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Sat, Aug 06, 2005

Diamandis Eager to See Private Spaceflight

X-Panding On The X-Prize

By Rob Finfrock

“Risk is the single biggest thing that we’re not doing anymore,” said Dr. Peter Diamandis at AirVenture 2005’s Theater in the Woods. “We’ve become so risk-adverse in society, and that is killing the space program. Governments and large corporation can’t take risks anymore, for fear of congressional inquiries and lawsuits.”

“But someone has to.”

It was in this spirit that Diamandis, Founder and Chairman of the X PRIZE Foundation that awarded the first $10 million dollar prize to Dick Rutan and SpaceShipOne last year, went on to detail his plans for the continuation of the program, including the creation of the annual X PRIZE Cup.

Comparing the X PRIZE to Charles Lindbergh’s motivation for flying from New York to Paris nonstop in 1927--- the $25,000 Orteig Prize--- Diamandis stressed the importance of providing incentives and encouraging competition.

“The only way to see technological advancements, for real innovation, is to provide an incentive,” said Diamandis. “Something that’s great about offering a prize is that it brings out such diversity of designs.  A number of teams out there are willing to go forward.  The fuse has been lit.”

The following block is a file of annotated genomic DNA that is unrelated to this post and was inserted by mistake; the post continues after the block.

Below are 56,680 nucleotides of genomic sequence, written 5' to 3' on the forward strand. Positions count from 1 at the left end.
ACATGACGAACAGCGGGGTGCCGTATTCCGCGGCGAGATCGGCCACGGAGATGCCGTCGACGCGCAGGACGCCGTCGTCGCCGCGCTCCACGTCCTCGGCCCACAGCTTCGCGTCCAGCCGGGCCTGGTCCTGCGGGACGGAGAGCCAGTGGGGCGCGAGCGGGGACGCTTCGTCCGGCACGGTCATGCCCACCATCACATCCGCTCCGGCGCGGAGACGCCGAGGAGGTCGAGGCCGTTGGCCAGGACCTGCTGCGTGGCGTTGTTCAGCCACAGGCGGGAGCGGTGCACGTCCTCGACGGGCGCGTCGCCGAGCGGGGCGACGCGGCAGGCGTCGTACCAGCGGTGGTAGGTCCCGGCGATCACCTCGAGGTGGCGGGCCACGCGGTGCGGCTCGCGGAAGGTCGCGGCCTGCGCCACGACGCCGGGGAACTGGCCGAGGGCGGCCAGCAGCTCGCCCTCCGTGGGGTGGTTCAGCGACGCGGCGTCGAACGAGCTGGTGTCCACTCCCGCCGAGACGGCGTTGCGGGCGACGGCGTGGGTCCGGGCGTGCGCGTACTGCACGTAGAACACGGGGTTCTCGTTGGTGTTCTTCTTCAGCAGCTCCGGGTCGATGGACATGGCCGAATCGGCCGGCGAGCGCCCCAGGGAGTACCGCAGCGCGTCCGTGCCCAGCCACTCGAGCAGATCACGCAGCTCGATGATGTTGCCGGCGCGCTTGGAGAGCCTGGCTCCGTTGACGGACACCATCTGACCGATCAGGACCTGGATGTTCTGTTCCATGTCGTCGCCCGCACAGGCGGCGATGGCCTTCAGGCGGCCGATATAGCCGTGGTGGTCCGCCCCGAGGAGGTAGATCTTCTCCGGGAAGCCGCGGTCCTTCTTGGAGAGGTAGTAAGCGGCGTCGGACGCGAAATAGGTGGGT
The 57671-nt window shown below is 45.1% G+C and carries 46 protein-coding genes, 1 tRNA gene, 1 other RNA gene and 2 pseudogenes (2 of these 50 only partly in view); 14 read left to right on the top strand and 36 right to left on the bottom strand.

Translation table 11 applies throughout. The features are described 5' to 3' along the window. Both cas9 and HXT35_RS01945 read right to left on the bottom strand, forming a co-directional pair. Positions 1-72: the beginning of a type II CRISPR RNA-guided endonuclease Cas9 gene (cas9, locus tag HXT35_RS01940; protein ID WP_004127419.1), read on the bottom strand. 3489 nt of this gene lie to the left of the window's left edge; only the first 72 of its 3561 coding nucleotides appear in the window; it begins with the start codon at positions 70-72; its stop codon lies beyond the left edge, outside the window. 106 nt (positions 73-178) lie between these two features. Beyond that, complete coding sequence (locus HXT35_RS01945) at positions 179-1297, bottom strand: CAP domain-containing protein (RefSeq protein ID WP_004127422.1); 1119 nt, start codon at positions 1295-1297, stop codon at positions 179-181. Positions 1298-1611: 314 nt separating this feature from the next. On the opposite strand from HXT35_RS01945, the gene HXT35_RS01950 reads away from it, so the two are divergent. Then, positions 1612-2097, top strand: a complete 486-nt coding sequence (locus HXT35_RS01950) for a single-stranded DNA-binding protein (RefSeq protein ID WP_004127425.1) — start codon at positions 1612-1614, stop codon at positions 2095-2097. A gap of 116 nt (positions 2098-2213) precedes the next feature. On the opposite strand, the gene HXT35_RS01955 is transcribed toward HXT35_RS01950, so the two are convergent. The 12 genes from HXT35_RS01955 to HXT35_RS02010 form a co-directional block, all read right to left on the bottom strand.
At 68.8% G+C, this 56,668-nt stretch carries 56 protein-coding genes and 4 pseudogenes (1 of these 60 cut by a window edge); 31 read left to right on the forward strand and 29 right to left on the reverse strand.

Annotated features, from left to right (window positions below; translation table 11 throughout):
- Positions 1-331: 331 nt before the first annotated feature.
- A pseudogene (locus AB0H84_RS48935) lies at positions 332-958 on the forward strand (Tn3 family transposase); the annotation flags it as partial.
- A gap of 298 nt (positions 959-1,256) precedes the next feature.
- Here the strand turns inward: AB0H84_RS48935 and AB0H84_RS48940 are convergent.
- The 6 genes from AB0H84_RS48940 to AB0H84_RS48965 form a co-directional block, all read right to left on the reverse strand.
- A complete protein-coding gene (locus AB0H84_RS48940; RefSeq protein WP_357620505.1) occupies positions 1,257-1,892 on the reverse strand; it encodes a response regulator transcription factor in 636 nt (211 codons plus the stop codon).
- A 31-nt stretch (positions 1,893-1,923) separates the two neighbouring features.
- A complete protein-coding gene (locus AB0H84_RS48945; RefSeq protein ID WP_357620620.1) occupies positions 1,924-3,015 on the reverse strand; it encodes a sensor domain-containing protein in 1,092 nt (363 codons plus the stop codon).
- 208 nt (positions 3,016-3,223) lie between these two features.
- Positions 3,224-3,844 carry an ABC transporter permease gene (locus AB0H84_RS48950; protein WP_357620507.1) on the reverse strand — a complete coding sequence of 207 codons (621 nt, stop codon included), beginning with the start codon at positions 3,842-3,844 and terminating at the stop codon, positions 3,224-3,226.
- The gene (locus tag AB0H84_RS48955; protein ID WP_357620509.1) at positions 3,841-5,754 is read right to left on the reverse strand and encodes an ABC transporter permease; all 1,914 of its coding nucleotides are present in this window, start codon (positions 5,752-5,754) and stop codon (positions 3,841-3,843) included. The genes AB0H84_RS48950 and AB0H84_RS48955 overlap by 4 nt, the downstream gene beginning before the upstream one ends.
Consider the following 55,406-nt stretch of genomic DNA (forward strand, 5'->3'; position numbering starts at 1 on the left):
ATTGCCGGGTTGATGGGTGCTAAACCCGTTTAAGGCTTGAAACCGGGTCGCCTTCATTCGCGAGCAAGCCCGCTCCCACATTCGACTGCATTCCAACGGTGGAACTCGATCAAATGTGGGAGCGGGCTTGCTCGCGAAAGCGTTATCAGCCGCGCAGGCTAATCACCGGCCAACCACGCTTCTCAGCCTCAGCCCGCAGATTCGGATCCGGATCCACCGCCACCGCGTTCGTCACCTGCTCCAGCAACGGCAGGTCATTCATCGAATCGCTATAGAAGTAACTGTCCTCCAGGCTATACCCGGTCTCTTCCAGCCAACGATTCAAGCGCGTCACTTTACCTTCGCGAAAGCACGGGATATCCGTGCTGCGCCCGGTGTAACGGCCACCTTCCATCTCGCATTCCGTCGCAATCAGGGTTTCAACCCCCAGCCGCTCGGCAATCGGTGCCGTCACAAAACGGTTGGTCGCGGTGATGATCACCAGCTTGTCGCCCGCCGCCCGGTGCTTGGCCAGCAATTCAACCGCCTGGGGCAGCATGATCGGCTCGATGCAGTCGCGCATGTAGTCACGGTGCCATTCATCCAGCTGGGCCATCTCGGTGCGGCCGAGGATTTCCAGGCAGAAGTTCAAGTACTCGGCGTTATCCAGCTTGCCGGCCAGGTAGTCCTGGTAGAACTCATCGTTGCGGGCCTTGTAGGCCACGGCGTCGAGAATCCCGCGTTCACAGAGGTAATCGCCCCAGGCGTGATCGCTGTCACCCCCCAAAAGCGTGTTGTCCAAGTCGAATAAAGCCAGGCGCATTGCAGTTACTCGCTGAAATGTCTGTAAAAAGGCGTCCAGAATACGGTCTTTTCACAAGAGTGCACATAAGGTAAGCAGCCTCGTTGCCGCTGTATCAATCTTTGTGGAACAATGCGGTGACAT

The X PRIZE Cup, the inaugural event of which is planned this year for October 6th - 9th in Las Cruces (NM) will consist of competition between several teams racing towards both low altitude rocket flight, and orbital space.  Many of those teams, such as John Carmack’s Armadillo and the daVinci Project, were contenders for the original X PRIZE.  Categories will include highest altitude achieved, most passengers carried, fastest turnaround time, and coolest-looking spacecraft.

“That one’s my favorite,” Diamandis laughed.

Dr. Diamandis also encouraged people to try their hand at zero gravity flight through the Zero-G Program, in which passengers can purchase a ride on a specially equipped 727 that flies a series of parabolas to create brief moments of varying degrees of weightlessness-Martian, lunar, and total weightlessness.  According to Diamandis, this staggered approach almost totally eliminates the possibility of motion sickness.

The flights, that usually cost $3750 per person, are currently discounted $500 for EAA members, as well as to non-members throughout the duration of the space shuttle Discovery’s flight.  “That beats spending $200,000” on a ship such as Virgin Galactic’s upcoming SpaceShipTwo for a ride into space to experience weightlessness, said Diamandis.

Dr. Diamandis cited several motivations for encouraging private space development, including the potential advancements in research, alternative energy programs, and medicine.  There is also the potential for profit.

“Wealth creation -- call it greed, if you wish,” said Diamandis. “A rock about a half kilometer in size, not very large, is worth something like $20 trillion dollars, in platinum group metal markets alone. Those same things that drove us this far-metals, minerals, real estate, and energy -- are in near infinite quantities in space.”

“We are on the verge of the most amazing time in human evolution ever,” said Diamandis.  “It is during our lifetimes that we are moving off this planet permanently.”

FMI: www.xprize.org; www.xpcup.com

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